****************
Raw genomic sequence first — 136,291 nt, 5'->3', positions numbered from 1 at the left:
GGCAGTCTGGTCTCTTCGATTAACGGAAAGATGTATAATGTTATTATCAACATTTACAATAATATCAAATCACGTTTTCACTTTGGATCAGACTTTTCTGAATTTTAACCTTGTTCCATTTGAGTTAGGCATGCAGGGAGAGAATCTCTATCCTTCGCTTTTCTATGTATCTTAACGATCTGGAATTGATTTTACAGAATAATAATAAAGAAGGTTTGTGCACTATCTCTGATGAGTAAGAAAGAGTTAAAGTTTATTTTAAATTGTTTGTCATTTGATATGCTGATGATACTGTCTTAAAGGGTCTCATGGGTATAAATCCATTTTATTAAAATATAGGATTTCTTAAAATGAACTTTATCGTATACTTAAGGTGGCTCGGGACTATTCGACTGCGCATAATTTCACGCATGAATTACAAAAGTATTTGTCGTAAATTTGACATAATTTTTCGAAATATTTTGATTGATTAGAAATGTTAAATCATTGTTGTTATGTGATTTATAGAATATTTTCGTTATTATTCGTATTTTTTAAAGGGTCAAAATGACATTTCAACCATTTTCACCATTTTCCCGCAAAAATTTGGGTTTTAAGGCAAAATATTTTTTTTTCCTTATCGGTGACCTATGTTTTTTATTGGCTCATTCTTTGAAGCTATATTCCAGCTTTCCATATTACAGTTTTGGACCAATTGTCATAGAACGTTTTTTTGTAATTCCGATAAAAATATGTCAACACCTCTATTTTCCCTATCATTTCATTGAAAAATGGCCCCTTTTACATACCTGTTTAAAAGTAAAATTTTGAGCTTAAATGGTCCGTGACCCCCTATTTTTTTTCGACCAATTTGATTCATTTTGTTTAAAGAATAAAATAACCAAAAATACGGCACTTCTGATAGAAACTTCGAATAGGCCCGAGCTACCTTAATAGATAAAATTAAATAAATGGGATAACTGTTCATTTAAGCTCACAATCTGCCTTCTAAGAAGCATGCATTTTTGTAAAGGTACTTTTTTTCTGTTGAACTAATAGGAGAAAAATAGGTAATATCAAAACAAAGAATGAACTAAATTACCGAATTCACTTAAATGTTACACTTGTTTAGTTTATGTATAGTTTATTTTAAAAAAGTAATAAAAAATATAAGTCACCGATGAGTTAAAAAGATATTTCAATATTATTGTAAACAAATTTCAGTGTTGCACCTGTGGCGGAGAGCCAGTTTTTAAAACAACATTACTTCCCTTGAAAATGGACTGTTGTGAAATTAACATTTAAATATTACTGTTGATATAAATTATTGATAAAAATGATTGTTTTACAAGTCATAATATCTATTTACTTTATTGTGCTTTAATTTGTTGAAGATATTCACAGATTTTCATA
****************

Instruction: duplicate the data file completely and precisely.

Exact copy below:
Raw genomic sequence first — 136,291 nt, 5'->3', positions numbered from 1 at the left:
GGCAGTCTGGTCTCTTCGATTAACGGAAAGATGTATAATGTTATTATCAACATTTACAATAATATCAAATCACGTTTTCACTTTGGATCAGACTTTTCTGAATTTTAACCTTGTTCCATTTGAGTTAGGCATGCAGGGAGAGAATCTCTATCCTTCGCTTTTCTATGTATCTTAACGATCTGGAATTGATTTTACAGAATAATAATAAAGAAGGTTTGTGCACTATCTCTGATGAGTAAGAAAGAGTTAAAGTTTATTTTAAATTGTTTGTCATTTGATATGCTGATGATACTGTCTTAAAGGGTCTCATGGGTATAAATCCATTTTATTAAAATATAGGATTTCTTAAAATGAACTTTATCGTATACTTAAGGTGGCTCGGGACTATTCGACTGCGCATAATTTCACGCATGAATTACAAAAGTATTTGTCGTAAATTTGACATAATTTTTCGAAATATTTTGATTGATTAGAAATGTTAAATCATTGTTGTTATGTGATTTATAGAATATTTTCGTTATTATTCGTATTTTTTAAAGGGTCAAAATGACATTTCAACCATTTTCACCATTTTCCCGCAAAAATTTGGGTTTTAAGGCAAAATATTTTTTTTTCCTTATCGGTGACCTATGTTTTTTATTGGCTCATTCTTTGAAGCTATATTCCAGCTTTCCATATTACAGTTTTGGACCAATTGTCATAGAACGTTTTTTTGTAATTCCGATAAAAATATGTCAACACCTCTATTTTCCCTATCATTTCATTGAAAAATGGCCCCTTTTACATACCTGTTTAAAAGTAAAATTTTGAGCTTAAATGGTCCGTGACCCCCTATTTTTTTTCGACCAATTTGATTCATTTTGTTTAAAGAATAAAATAACCAAAAATACGGCACTTCTGATAGAAACTTCGAATAGGCCCGAGCTACCTTAATAGATAAAATTAAATAAATGGGATAACTGTTCATTTAAGCTCACAATCTGCCTTCTAAGAAGCATGCATTTTTGTAAAGGTACTTTTTTTCTGTTGAACTAATAGGAGAAAAATAGGTAATATCAAAACAAAGAATGAACTAAATTACCGAATTCACTTAAATGTTACACTTGTTTAGTTTATGTATAGTTTATTTTAAAAAAGTAATAAAAAATATAAGTCACCGATGAGTTAAAAAGATATTTCAATATTATTGTAAACAAATTTCAGTGTTGCACCTGTGGCGGAGAGCCAGTTTTTAAAACAACATTACTTCCCTTGAAAATGGACTGTTGTGAAATTAACATTTAAATATTACTGTTGATATAAATTATTGATAAAAATGATTGTTTTACAAGTCATAATATCTATTTACTTTATTGTGCTTTAATTTGTTGAAGATATTCACAGATTTTCATA